NRO Implementation case: SC orders PM Ashraf to write letter
13 July, 2012
ISLAMABAD: After dismissing former prime minister Yousaf Raza Gilani on June 19, the Supreme Court on Thursday ordered Prime Minister Raja Pervez Ashraf to indicate by July 25 whether he would write to the Swiss authorities to reopen cases against President Asif Ali Zardari.
A five-member bench headed by Justice Asif Saeed Khan Khosa said, "The prime minister/chief executive of the federation shall cause a report to be submitted before this court regarding compliance of the directions contained in paragraphs No 177 and 178 of the NRO judgement, failing which, this court may initiate any appropriate action under the constitution and the law."
During the hearing, Attorney General of Pakistan Irfan Qadir informed the bench that he had met with the prime minister on Wednesday and he (the prime minister) had instructed him to apprise the court that "the matter was taken up in cabinet's meeting and the cabinet has desired that the Law Ministry should furnish its views regarding the implementation of the relevant paragraph of the NRO judgement, and as and when the Law Ministry renders its opinion in the matter, the cabinet shall take decision in accordance with the provisions of the constitution". He further told the court that he had to leave the country and asked that the case be heard afterwards.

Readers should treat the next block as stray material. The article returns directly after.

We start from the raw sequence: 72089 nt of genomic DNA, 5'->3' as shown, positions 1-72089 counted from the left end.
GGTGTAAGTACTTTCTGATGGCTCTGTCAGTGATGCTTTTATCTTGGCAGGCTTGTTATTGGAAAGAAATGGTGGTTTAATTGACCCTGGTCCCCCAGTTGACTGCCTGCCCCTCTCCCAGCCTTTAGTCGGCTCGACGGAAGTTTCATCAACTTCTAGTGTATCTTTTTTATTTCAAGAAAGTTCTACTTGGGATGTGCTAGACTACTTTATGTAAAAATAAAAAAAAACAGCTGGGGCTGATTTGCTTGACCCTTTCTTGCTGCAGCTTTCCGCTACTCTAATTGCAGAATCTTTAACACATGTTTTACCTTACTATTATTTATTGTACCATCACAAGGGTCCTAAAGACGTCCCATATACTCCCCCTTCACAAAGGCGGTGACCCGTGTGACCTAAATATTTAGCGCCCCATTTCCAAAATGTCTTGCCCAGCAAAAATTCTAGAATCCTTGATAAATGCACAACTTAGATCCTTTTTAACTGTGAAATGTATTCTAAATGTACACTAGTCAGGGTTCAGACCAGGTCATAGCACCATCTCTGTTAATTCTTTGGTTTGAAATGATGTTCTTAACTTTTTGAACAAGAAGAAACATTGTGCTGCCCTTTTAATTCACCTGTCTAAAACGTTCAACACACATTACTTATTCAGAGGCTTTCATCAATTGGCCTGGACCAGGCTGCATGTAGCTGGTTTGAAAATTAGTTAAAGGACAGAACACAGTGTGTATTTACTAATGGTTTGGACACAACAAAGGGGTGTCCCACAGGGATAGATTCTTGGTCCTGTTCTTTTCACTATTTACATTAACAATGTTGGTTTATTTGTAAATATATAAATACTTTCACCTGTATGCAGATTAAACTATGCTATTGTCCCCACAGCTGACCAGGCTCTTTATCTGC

Upon this, the court told the attorney general that it would give its response in one hour and left the courtroom. After the break, Justice Khosa read out the order.
Referring to its previous orders in the case of former prime minister Gilani, the court said, "These directions apply with equal force to the incumbent prime minister, as he has merely stepped into the shoes of his predecessor in office, and thus he too is bound to implement the relevant directions of the court regardless of any advice tendered earlier or in future." The court directed the prime minister to act in the matter forthwith.
The court also took judicial notice of Information Minister Qamar Zaman Kaira's July 11 press conference wherein he had categorically declared that the constitution did not permit writing letter to the Swiss authorities, and therefore, the direction of the court issued in that regard could not be implemented.
The bench noted that different political functionaries of the federal government and others had also been harping on the same theme in the print and electronic media and even in public meetings for some time.
The court noted that during the preliminary hearing of the contempt of court case against the former prime minister, he had maintained inter alia that his inaction to write a letter to the Swiss authorities was due to the immunity enjoyed by the president under Article 248 of the constitution.
It was further remarked that the court had observed in that judgement that an immunity under the customary international law was relevant to, and could be invoked by the person concerned before, a foreign court and was, thus, irrelevant to the contempt of court proceedings against the then prime minister. That judgement had already attained finality as it was never challenged through any appeal or review, the court said.